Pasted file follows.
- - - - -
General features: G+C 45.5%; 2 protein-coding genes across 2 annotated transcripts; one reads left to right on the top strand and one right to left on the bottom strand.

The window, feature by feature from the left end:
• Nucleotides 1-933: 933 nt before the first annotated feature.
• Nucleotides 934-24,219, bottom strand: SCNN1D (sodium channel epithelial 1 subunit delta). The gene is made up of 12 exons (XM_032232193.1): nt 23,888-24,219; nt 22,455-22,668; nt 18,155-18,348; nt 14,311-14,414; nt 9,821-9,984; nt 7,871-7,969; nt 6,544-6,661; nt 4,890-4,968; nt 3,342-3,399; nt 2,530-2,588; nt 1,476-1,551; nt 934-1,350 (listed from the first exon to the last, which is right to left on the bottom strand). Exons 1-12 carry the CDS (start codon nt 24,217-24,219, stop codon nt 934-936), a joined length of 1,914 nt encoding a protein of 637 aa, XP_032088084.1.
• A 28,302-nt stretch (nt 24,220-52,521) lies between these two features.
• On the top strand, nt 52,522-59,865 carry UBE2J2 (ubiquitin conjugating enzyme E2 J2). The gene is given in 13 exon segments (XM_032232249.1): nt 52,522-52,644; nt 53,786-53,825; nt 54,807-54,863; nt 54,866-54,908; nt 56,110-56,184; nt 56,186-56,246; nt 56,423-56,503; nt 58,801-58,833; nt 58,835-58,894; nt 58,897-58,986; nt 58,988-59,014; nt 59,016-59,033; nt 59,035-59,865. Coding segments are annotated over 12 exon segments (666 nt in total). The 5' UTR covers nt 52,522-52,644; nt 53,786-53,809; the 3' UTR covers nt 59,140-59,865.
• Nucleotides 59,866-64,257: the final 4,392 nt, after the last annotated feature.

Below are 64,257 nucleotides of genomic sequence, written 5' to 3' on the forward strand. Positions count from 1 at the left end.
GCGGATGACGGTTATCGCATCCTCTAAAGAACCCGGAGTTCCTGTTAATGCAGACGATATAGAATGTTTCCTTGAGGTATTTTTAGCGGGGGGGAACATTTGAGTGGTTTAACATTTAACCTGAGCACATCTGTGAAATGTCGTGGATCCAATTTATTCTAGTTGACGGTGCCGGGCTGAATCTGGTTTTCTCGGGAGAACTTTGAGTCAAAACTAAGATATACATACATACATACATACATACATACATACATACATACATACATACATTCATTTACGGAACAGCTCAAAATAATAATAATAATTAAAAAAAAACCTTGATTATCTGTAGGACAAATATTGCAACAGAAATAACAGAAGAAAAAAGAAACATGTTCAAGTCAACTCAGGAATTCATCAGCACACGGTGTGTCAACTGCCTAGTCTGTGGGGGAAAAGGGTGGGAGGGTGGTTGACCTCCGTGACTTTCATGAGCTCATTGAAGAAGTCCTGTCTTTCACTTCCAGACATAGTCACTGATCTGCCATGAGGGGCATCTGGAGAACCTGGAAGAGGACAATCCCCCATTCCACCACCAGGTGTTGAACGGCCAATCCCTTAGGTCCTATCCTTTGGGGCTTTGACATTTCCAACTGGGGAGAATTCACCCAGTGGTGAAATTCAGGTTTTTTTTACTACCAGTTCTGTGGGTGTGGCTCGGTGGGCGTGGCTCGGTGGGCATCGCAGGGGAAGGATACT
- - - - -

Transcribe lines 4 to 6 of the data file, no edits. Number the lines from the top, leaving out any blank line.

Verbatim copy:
• Nucleotides 934-24,219, bottom strand: SCNN1D (sodium channel epithelial 1 subunit delta). The gene is made up of 12 exons (XM_032232193.1): nt 23,888-24,219; nt 22,455-22,668; nt 18,155-18,348; nt 14,311-14,414; nt 9,821-9,984; nt 7,871-7,969; nt 6,544-6,661; nt 4,890-4,968; nt 3,342-3,399; nt 2,530-2,588; nt 1,476-1,551; nt 934-1,350 (listed from the first exon to the last, which is right to left on the bottom strand). Exons 1-12 carry the CDS (start codon nt 24,217-24,219, stop codon nt 934-936), a joined length of 1,914 nt encoding a protein of 637 aa, XP_032088084.1.
• A 28,302-nt stretch (nt 24,220-52,521) lies between these two features.
• On the top strand, nt 52,522-59,865 carry UBE2J2 (ubiquitin conjugating enzyme E2 J2). The gene is given in 13 exon segments (XM_032232249.1): nt 52,522-52,644; nt 53,786-53,825; nt 54,807-54,863; nt 54,866-54,908; nt 56,110-56,184; nt 56,186-56,246; nt 56,423-56,503; nt 58,801-58,833; nt 58,835-58,894; nt 58,897-58,986; nt 58,988-59,014; nt 59,016-59,033; nt 59,035-59,865. Coding segments are annotated over 12 exon segments (666 nt in total). The 5' UTR covers nt 52,522-52,644; nt 53,786-53,809; the 3' UTR covers nt 59,140-59,865.